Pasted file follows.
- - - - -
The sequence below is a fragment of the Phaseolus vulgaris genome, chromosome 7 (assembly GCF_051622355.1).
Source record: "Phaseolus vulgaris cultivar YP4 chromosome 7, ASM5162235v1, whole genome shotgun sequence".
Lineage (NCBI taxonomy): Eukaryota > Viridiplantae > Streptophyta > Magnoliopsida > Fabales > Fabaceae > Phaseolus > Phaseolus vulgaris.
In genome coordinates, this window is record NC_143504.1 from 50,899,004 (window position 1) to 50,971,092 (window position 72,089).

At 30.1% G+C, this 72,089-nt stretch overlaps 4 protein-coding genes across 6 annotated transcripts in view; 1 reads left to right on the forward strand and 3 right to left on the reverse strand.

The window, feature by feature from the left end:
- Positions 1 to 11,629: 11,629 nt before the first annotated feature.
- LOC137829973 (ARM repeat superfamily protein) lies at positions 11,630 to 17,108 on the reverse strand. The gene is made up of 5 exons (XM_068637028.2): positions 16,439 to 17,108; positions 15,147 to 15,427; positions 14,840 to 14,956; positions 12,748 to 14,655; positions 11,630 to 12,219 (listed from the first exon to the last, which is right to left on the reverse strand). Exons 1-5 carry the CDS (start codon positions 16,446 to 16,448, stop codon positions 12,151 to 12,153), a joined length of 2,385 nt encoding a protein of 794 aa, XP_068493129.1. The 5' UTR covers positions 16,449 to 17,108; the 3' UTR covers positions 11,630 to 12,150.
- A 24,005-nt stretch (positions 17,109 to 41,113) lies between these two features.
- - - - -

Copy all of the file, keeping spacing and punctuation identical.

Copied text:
The sequence below is a fragment of the Phaseolus vulgaris genome, chromosome 7 (assembly GCF_051622355.1).
Source record: "Phaseolus vulgaris cultivar YP4 chromosome 7, ASM5162235v1, whole genome shotgun sequence".
Lineage (NCBI taxonomy): Eukaryota > Viridiplantae > Streptophyta > Magnoliopsida > Fabales > Fabaceae > Phaseolus > Phaseolus vulgaris.
In genome coordinates, this window is record NC_143504.1 from 50,899,004 (window position 1) to 50,971,092 (window position 72,089).

At 30.1% G+C, this 72,089-nt stretch overlaps 4 protein-coding genes across 6 annotated transcripts in view; 1 reads left to right on the forward strand and 3 right to left on the reverse strand.

The window, feature by feature from the left end:
- Positions 1 to 11,629: 11,629 nt before the first annotated feature.
- LOC137829973 (ARM repeat superfamily protein) lies at positions 11,630 to 17,108 on the reverse strand. The gene is made up of 5 exons (XM_068637028.2): positions 16,439 to 17,108; positions 15,147 to 15,427; positions 14,840 to 14,956; positions 12,748 to 14,655; positions 11,630 to 12,219 (listed from the first exon to the last, which is right to left on the reverse strand). Exons 1-5 carry the CDS (start codon positions 16,446 to 16,448, stop codon positions 12,151 to 12,153), a joined length of 2,385 nt encoding a protein of 794 aa, XP_068493129.1. The 5' UTR covers positions 16,449 to 17,108; the 3' UTR covers positions 11,630 to 12,150.
- A 24,005-nt stretch (positions 17,109 to 41,113) lies between these two features.